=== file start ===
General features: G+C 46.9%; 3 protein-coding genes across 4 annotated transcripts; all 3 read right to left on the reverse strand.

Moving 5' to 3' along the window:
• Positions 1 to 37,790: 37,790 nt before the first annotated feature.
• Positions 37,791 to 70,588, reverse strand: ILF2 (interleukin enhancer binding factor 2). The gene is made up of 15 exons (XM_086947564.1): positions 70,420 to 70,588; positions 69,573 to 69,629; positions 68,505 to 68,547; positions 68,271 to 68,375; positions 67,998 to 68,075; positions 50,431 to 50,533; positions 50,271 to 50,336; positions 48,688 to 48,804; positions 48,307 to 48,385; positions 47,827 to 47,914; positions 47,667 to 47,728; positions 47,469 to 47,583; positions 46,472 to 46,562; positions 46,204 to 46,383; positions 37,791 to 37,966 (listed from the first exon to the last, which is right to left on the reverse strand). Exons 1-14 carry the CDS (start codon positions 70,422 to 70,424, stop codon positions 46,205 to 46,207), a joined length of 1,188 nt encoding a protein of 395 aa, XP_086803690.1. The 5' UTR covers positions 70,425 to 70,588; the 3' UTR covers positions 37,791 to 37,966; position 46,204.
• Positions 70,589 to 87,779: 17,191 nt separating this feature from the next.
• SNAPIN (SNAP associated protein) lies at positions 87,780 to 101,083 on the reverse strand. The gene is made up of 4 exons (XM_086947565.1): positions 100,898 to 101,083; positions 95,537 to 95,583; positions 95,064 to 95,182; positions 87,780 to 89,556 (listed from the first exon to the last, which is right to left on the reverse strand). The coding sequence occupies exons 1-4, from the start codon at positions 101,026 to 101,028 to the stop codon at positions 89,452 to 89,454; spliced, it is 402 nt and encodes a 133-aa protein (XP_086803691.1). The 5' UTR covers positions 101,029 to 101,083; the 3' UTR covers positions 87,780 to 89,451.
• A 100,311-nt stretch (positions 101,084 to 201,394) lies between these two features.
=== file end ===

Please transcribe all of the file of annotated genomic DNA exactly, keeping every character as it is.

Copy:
General features: G+C 46.9%; 3 protein-coding genes across 4 annotated transcripts; all 3 read right to left on the reverse strand.

Moving 5' to 3' along the window:
• Positions 1 to 37,790: 37,790 nt before the first annotated feature.
• Positions 37,791 to 70,588, reverse strand: ILF2 (interleukin enhancer binding factor 2). The gene is made up of 15 exons (XM_086947564.1): positions 70,420 to 70,588; positions 69,573 to 69,629; positions 68,505 to 68,547; positions 68,271 to 68,375; positions 67,998 to 68,075; positions 50,431 to 50,533; positions 50,271 to 50,336; positions 48,688 to 48,804; positions 48,307 to 48,385; positions 47,827 to 47,914; positions 47,667 to 47,728; positions 47,469 to 47,583; positions 46,472 to 46,562; positions 46,204 to 46,383; positions 37,791 to 37,966 (listed from the first exon to the last, which is right to left on the reverse strand). Exons 1-14 carry the CDS (start codon positions 70,422 to 70,424, stop codon positions 46,205 to 46,207), a joined length of 1,188 nt encoding a protein of 395 aa, XP_086803690.1. The 5' UTR covers positions 70,425 to 70,588; the 3' UTR covers positions 37,791 to 37,966; position 46,204.
• Positions 70,589 to 87,779: 17,191 nt separating this feature from the next.
• SNAPIN (SNAP associated protein) lies at positions 87,780 to 101,083 on the reverse strand. The gene is made up of 4 exons (XM_086947565.1): positions 100,898 to 101,083; positions 95,537 to 95,583; positions 95,064 to 95,182; positions 87,780 to 89,556 (listed from the first exon to the last, which is right to left on the reverse strand). The coding sequence occupies exons 1-4, from the start codon at positions 101,026 to 101,028 to the stop codon at positions 89,452 to 89,454; spliced, it is 402 nt and encodes a 133-aa protein (XP_086803691.1). The 5' UTR covers positions 101,029 to 101,083; the 3' UTR covers positions 87,780 to 89,451.
• A 100,311-nt stretch (positions 101,084 to 201,394) lies between these two features.